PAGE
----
Doing this with a view to saying, "These views exist; we are not going to agree; they are local church issues, but we recognize them and that we are needless disputing over them, therefore we are going to explicitly state what these ideas are and state they are acceptable."

Bob Cleveland said...

This is a big issue but I don't think it is the BIG issue.

Why should parameters be narrowed? Why should this "restriction" about unknown tongues and baptisms even arise, now? Why should they be passing rules about how to handle "differences" when the Bible clearly states how that is to be done?

There may be a feeling that something needs to be changed in light of the seeming indications that our numbers aren't what they should be, especially in comparison with other denominations. From what I can glean, the changes weren't instituted in response to problems in the field, so why?

One answer might be the old "I'm right so you must be wrong" syndrome. I don't speak in an unknown tongue, so you must be wrong to do that. It's not necessary for ME to have that gift, so you don't need it, either.

Another might be corporate envy, over a perception of declining effectiveness.

Since I cannot tell your heart, I'll make sure you were baptized just like I was. That way it won't matter what was in your heart when you were baptized, and I also won't have to justify what was in mine.

Where there is not vision, the people perish. That includes the ability to see what is going on now. Too bad the ones who seem to see are powerless (as of now) to effect any changes.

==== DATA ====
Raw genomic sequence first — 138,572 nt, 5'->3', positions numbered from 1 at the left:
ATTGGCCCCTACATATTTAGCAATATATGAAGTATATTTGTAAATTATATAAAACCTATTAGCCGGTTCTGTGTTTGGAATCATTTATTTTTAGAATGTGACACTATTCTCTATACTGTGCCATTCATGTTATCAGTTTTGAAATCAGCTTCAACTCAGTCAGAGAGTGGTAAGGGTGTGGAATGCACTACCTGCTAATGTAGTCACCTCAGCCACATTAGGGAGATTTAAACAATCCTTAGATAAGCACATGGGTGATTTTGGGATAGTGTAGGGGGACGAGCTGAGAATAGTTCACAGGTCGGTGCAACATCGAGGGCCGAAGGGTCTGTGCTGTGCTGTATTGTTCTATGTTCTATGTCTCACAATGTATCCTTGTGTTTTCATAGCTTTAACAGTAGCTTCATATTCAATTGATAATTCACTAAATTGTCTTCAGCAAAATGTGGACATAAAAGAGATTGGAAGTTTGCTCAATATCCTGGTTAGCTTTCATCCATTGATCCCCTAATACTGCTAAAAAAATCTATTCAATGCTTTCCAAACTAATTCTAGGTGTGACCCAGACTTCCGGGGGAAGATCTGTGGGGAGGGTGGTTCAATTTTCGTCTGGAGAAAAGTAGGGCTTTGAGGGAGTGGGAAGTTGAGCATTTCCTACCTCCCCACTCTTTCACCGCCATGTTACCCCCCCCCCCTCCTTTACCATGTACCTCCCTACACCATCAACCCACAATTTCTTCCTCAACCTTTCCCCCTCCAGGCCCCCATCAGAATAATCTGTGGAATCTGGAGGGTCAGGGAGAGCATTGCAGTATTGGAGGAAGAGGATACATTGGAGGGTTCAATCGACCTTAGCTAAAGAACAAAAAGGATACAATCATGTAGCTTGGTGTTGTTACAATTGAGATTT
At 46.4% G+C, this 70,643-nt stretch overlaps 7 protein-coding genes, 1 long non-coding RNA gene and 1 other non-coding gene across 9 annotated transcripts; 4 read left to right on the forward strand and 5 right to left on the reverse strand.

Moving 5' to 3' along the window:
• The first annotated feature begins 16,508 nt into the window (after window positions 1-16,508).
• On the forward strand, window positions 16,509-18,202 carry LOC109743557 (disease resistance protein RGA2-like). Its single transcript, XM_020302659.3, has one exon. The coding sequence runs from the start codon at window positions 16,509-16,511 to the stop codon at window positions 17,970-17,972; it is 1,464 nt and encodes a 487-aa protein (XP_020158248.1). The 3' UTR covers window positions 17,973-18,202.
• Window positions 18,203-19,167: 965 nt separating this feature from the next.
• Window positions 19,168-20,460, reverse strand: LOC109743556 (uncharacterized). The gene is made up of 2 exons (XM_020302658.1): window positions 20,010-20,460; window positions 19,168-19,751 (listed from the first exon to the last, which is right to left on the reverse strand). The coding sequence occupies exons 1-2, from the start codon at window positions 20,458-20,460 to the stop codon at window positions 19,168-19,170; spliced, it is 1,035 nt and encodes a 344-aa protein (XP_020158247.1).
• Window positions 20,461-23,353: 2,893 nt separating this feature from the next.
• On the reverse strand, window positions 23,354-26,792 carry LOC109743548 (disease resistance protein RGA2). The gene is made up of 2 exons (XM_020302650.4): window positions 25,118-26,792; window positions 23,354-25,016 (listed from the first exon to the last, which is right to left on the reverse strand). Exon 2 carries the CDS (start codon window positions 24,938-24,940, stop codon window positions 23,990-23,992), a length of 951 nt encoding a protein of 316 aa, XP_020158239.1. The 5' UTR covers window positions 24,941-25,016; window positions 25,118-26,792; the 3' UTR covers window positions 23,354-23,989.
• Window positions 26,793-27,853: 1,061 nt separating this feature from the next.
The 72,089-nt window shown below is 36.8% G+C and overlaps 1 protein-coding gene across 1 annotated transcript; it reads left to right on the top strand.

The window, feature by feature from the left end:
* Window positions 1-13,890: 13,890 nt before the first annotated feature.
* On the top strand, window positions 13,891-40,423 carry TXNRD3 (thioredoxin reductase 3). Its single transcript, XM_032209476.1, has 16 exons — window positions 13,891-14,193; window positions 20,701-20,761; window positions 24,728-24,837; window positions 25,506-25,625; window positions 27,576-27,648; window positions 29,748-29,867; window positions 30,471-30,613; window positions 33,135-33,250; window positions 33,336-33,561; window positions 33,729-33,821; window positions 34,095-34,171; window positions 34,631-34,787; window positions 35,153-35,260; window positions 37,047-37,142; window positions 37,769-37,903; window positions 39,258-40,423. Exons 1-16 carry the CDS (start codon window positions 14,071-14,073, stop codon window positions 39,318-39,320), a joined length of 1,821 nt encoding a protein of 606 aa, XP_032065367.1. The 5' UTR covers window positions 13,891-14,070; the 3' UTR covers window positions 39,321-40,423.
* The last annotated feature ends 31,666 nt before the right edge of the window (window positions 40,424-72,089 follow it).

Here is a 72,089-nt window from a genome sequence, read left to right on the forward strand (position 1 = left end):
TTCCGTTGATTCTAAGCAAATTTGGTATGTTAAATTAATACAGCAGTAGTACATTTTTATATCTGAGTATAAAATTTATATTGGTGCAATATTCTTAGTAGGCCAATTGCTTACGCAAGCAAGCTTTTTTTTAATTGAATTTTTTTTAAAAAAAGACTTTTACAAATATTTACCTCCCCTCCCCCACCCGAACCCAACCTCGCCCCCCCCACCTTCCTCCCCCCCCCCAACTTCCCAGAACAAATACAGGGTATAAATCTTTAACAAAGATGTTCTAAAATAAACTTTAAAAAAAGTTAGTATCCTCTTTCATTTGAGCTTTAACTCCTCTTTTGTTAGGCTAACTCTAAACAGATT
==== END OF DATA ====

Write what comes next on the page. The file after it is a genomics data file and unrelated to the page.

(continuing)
The problem is leadership. Enough good men dong nothing. Enough errant vocal ones doing more than they ought.

My personal feeling is that the anointing is no longer resting on "denominations", per se. As Mario Murillo put it some years ago, we've been living on the blood of our ancestors, and the jig is up.

The obligation of those who do see is to "fight the good fight". That way, we don't have to worry about the outcome.

The future of the SBC is irrelevant. God will do what He will do. We just need to do, today, what we're supposed to, today. Including letting light shine on what may well be "deeds of darkness", even when disguised as light.

Anonymous said...

The main criticism I have of the BFM 2000 is that it places human statements of doctrine above the scripture. This is displayed in the fact that the scripture references follow the humanly-derived statements of theology without even allowing the scripture to speak for itself. This is as if to say that the scripture's teaching on the subject needs our defense -- or even worse, our defense of the doctrine is worded better and more appropriate for our purposes than the Word of God itself.

Why not a statement of faith that is simply comprised of biblical statements? If the scripture is our highest authority on the subject, then why leave the highest authority when the only direction that we can go is downward? The scripture is beautifully pointed in what it says and beautifully ambiguous in other areas (e.g. the details of church polity). The problem is when we want to fill in gaps that the scripture does not, or to the opposite extreme where we choose to leave out certain clear teachings from the scripture on a subject.

I believe that a statement of biblical doctrine comprised of scripture citations (without further explanation) would be a unifying and rallying point for all Baptists. After all, it is an authority that we can all agree with!